Latvian Sentences: Dative Constructions
As mentioned earlier, the majority of statements in Latvian take the form: Subject + Verb + Object. In other words, we typically have a Noun + Verb + Noun order (i.e. Nominative case + Verb + Accusative Case). However, there are a number of instances where a dative case noun or pronoun is key. Here are some of the most useful instances:
Possession without a verb "to have"
Latvian (like Russian, and quite a number of other languages) does not have a verb "to have". Instead, one uses the verb būt 'to be' with the possessor in the dative case. Here are a couple of examples:
In each of these cases, the possessor is in the dative case (e.g. Hermanim or tev), the verb būt 'to be' is in the third person (e.g. ir or būs) and what is possessed is in the nominative case (e.g. žirafe or gripa ). In other words, the Latvian sentences are more literally translated 'To Herman (there) is (a ) giraffe', or 'To you (there) will be (the) flu!".
- Hermanim ir žirafe. 'Herman has a giraffe.'
- Tev būs gripa! 'You (singular) are going to have (the) flu!'
The tense is expressed by the appropriate form of the verb būt 'to be': ir = present tense, bija = past tense, būs = future tense.
However, in the complex tenses, the past active participle is used as well. This participle is fully declinable. Note that it agrees in gender and number with the noun in the nominative case; in the following examples, the noun which is in the nominative case is shown in olive green, the helping verb ir and the past active participle are orange:
As you can see, the past active participle does not agree with the possessor (e.g. Raimondam or Annai), since this word is in the dative case. Instead there is agreement with the nominative noun; for example: bijušas is a feminine plural form, because the word sievas 'wives' is a feminine plural form.
- Raimondam ir bijušas trīs sievas. 'Raymond has had three wives.'
- Annai ir jau bijis ģeogrāfijas eksāmens. 'Anna has already had (a/the) geography exam.'
Greetings in Latvian typically involve a dative construction. Look at the following example sentences; the dative case pronoun is shown in green and the verb (iet 'goes') is in orange :
This is the most common greeting. Note that it is not grammatical to say: *Kā tu esi? 'How are you (sg.)?'. On the other hand, it is possible to say: Es esmu labs, paldies, but that literally means 'I am (morally) good, thank you.' Thus, greetings actually ask 'How does it go with you?'
- Kā tev iet? 'How are you (sg.)?' (literally: How (to) you (does it) go?)
- Man iet labi, paldies. 'I'm fine, thank you.' (literally: (To) me goes well, thank you.)
There is alternative greeting which uses the verb klāties. Look at the following example sentences; as above, the dative case pronoun is shown in green and the verb is in orange:
There are two verbs klāties; one means 'to cover oneself', the other means 'to be proper, appropriate, or fitting'. Some Latvian grammars claim that this greeting (literally or historically) means 'How does it cover for you?'. I think this is quite unlikely. This greeting probably derives from the verb klāties which means 'to be proper, appropriate, or fitting'. Therefore, the greeting would literally mean 'How does (life) befit you?' or 'Are (things) appropriate for you?'.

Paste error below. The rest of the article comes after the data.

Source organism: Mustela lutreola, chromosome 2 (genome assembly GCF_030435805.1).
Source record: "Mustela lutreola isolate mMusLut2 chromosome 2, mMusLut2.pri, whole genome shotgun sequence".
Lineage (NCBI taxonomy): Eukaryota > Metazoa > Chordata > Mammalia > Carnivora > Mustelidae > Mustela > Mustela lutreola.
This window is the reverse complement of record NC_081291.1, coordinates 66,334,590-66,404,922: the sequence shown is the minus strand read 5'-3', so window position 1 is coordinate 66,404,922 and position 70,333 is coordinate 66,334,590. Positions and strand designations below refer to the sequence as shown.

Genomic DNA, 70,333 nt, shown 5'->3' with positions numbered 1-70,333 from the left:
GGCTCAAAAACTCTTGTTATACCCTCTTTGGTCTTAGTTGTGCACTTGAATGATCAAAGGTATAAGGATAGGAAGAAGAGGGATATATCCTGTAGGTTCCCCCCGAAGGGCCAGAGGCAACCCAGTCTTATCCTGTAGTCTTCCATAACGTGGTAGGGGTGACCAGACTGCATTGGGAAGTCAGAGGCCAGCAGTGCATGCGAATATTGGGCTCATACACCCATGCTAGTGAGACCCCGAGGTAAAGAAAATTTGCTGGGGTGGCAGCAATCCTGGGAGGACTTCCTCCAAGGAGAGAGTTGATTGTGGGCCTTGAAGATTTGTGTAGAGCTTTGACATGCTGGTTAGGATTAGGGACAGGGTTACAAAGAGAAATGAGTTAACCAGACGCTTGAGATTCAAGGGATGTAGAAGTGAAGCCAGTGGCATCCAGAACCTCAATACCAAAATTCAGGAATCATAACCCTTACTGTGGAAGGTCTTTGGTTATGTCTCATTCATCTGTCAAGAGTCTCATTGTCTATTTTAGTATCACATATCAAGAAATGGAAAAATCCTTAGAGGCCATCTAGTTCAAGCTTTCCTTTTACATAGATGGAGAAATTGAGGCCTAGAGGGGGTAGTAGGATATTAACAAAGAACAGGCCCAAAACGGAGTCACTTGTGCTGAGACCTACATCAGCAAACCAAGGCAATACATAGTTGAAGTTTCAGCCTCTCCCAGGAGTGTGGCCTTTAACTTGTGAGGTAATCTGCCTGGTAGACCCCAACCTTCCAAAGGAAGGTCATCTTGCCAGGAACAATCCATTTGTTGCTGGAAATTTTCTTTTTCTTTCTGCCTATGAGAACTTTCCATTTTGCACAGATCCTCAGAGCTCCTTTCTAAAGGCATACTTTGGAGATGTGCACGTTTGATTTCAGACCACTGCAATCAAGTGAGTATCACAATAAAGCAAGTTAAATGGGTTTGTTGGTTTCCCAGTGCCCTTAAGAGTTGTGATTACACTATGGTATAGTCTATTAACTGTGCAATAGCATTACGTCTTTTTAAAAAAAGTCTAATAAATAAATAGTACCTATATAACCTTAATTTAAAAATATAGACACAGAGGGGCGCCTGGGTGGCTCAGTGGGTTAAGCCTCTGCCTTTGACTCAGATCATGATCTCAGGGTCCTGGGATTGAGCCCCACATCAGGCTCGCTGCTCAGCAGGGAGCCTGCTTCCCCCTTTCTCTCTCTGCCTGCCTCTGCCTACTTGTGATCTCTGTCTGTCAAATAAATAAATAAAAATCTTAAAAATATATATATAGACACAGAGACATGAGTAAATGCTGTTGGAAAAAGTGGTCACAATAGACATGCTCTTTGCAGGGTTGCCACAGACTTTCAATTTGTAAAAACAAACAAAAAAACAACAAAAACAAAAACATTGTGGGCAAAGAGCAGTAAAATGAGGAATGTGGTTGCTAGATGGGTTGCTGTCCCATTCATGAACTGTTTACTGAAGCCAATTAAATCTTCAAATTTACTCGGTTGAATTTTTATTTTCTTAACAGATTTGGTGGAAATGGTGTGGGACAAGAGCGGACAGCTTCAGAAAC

- Kā tev klājas? 'How are you (sg.)?'
- Man labi klājas, paldies. 'I'm fine, thank you.'
Note that all of these have been informal greetings. To greet someone formally, one would use the second person plural pronoun, as shown in the following sentences:
- Kā jums iet? 'How are you (plural or formal)?'
- Kā jums klājas? 'How are you (plural or formal)?'
Sensation, Feeling, or Perception
To describe how someone is feeling, one typically uses a dative construction. Take a look at the following examples; any dative case word is shown in bright green, any nominative case word is olive green, and the verb is orange:
The dative expression is the the normal construction used to describe how one is experiencing the sensation (as in: Man salst 'I'm cold' or 'It feels chilly to me'). It is a subjective experience. The nominative construction would only be used to express an objective description of the situation (as in: Es salstu 'I'm (literally) becoming an icicle' or 'My body is (actually) freezing solid').
- Hermanim salst. 'Herman is cold.' or 'It feels cold to Herman.'
- Hermanis salst. 'Herman is turning into a block of ice.' (i.e. this literally means that 'Herman is freezing. You can't use this expression merely to mean that he's very cold. It means that he's becoming a solid ice sculpture!)'
Here are some more examples; please note: any dative case word is shown in bright green, any nominative case word is olive green, any adjectival complement is in dark red, any adverbial complement is in purple, and the verb is orange:
Once again, the dative expression (Ritai ir karsti) describes how Rita feels (subjectively). On the other hand, the nominative expression (Rita ir karsta) is completely objective; this expression would only be used to across the idea that there is a great deal of heat emanating from her body. This type of objective expression is much more common with things, as in: Krāsns ir karsta '(The) oven is hot.' OK?
- Ritai ir karsti. 'Rita feels hot.' or 'It feels hot to Rita.'
- Rita ir karsta. 'Rita is hot (to the touch).'